THE WHITE HOUSE
Office of the Press Secretary (Cape Town, South Africa) ________________________________________________________________________ For Immediate Release March 27, 1998
REMARKS BY MR. KATHRADA, PRESIDENT CLINTON, AND PRESIDENT MANDELA DURING VISIT TO ROBBEN ISLAND
3:27 P.M. (L)
MR. KATHRADA: Mr. President, your visit here highlights once again the universal symbolism of Robben Island. You are heading an increasing list of distinguished people from your country and from all over the world. If I may just mention some of the names from your country who have visited us -- honored us with their visits: of course, the First Lady, about this time last year, and your very, very beautiful and talented daughter, Chelsea, who I will never forget, because she had read the autobiography so intelligently. And she remembered so much of it, and asked so many intelligent questions, I can never forget her.
Yesterday, Mr. President, you addressed the Parliament of the Democratic South Africa, and today you have come to see what preceded April '94, when democracy came into our country. Just a very brief background -- a very brief background. The type of discrimination, the callousness of apartheid -- apartheid applied in gradation. The first and best off were the whites. The second on the ladder were coloreds and Indians like myself. And at the bottom of the ladder were Africans, like the President.
When we arrived here in June of 1964, it was bitterly cold, raining, windy. And when we had to change into prison clothes, the President, Mr. Mbeki, Mr. Sisulu, who are all my seniors in age, and then were seven of us, they were all given short trousers to wear, according to the law. They were given no socks. I was given long trousers; I was given socks. The rationale behind the short trousers is that in South Africa in those years, and unfortunately it still persists to some extent, the rationale is all Africans, regardless of age, are boys or girls. And boys wear short trousers, so the President and others with him had to wear short trousers.
The same type of discrimination in the food. Whereas I would get two spoons of sugar, they would get one spoon of sugar. They would not get bread. I would get bread.
So from the start it was a struggle against apartheid, and "struggle" meant hunger strikes and so forth. The first victory was after a few years when we managed to equalize the clothing; and later, after many years, we equalized the food.
We were sentenced to hard labor. We had to work with pick and shovels for eight hours a day, work we had never done before. So the first month, it was bleeding hands and blisters, but that was the challenge, because that is what the other side had identified to crush our spirits. And it was a challenge that we dare not lose, and we did not lose.
There was the brutality of the warden. I just want to cite one example of the mentality of people who are supposed to look after us. We, of course, on this side of the prison were isolated from the bulk of the political prisoners, completely isolated.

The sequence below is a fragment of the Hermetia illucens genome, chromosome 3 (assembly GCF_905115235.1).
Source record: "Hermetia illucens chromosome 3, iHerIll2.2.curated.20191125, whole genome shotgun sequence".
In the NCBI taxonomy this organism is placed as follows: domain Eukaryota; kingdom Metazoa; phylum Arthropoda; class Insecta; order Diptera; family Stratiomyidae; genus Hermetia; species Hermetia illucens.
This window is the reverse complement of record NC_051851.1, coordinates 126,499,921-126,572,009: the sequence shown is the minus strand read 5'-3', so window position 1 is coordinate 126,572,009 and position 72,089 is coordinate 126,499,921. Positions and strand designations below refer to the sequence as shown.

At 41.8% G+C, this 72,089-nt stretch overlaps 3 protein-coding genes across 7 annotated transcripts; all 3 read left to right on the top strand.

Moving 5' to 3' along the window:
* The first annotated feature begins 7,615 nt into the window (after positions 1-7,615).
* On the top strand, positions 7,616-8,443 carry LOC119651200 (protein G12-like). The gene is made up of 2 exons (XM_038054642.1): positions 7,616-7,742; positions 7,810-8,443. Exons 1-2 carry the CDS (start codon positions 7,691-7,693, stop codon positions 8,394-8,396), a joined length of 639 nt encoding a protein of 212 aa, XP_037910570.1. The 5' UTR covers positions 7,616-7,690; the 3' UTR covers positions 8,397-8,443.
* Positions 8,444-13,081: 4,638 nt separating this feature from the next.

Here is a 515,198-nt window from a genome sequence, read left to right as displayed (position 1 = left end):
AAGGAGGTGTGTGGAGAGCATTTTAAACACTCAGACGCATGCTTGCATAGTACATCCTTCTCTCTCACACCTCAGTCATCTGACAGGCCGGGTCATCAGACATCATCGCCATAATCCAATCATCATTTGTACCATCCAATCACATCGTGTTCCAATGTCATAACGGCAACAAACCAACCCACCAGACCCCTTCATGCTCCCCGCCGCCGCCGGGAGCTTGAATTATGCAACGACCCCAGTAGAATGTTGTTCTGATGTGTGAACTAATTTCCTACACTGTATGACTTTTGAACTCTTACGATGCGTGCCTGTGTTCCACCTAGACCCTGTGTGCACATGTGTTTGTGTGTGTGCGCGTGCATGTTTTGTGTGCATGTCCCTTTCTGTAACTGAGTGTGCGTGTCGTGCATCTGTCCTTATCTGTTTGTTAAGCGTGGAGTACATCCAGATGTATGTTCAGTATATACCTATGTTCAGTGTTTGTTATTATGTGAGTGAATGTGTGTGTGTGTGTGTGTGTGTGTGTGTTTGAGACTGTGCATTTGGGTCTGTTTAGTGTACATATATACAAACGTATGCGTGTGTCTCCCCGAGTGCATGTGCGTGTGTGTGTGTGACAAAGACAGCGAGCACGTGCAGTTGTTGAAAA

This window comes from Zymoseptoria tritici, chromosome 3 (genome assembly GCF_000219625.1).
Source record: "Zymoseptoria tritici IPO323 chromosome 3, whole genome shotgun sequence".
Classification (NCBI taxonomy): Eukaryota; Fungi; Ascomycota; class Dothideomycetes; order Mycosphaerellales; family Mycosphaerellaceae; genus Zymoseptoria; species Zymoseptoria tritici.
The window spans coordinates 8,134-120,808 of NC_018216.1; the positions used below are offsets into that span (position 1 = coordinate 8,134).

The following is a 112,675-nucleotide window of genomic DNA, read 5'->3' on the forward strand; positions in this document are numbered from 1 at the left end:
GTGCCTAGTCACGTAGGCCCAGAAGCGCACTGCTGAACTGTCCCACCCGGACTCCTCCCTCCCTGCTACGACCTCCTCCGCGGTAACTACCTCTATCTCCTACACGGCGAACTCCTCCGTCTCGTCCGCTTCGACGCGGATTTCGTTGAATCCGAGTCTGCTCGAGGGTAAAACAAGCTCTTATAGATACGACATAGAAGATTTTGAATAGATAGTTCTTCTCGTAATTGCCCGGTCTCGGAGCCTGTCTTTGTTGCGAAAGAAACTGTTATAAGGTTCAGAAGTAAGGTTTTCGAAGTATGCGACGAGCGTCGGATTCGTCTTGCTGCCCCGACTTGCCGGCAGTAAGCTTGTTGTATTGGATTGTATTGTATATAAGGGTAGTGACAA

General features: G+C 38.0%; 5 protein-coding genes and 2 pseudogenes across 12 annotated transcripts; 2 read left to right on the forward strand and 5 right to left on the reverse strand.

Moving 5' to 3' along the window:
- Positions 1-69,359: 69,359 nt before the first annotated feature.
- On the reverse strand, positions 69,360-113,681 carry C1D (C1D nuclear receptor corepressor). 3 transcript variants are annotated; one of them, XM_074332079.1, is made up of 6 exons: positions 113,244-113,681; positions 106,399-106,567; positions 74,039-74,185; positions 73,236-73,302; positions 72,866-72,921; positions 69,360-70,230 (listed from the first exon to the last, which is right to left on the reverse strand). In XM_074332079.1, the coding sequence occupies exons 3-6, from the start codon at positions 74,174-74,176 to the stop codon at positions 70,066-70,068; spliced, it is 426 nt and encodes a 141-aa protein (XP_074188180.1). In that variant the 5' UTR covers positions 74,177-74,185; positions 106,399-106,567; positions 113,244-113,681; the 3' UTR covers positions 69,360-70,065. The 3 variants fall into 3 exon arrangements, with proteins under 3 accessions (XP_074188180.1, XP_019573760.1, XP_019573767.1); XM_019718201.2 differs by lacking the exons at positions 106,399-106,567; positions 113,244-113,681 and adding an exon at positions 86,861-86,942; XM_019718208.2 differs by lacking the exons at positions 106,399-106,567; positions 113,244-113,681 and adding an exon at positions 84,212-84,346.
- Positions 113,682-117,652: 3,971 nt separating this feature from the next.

Now, the other prisoners on the other side, that is, the political prisoners, were working at the stone quarry and there was an altercation between a prisoner, Mr. Malumbo (phonetic), and a warden. They then asked the prisoner to dig a hole, and buried him up to here. It was a sweltering day, and when the prisoner complained of thirst they urinated on him. That was the type of the mentality of these people.
You have, no doubt, come across the President's autobiography, "The Long Walk to Freedom," so I should just mention this wall. Where this wall is used to be the President's garden. And after the manuscript was written, in its completed form was given over to experts who transcribed it into small handwriting and smuggled it out of the country, we buried the manuscript here, the original.
And when they started building this wall through our garden, that manuscript was discovered and we were then punished, three of us. The President has brought me into a lot of trouble, even in jail -- (laughter) -- so we were punished and we were deprived of our studies for four years at that time.
PRESIDENT MANDELA: I must say that they were imprudent, because the method was, I would write and when I finished a chapter, I gave it to him. (Inaudible.) So then they would make corrections, and then I would rewrite the chapter. That's how we came into trouble, because (inaudible) was identified in that manuscript.
MR. KATHRADA: So 75 percent or more of what you read today in "The Long Walk of Freedom" was written here in prison by the President.
Robben Island was a test. In addition to the philosophy of our liberation organizations, we were taught that we were fighting against a system, not against a people. On Robben Island, on the one hand we had the callousness, the brutality, the sadism. All the authorities were hell-bent on cracking our morale and our spirits. On the other hand, Robben Island symbolized a triumph -- a triumph of the human spirit over evil, a triumph of good over oppression, in short a triumph of the new South Africa over the old.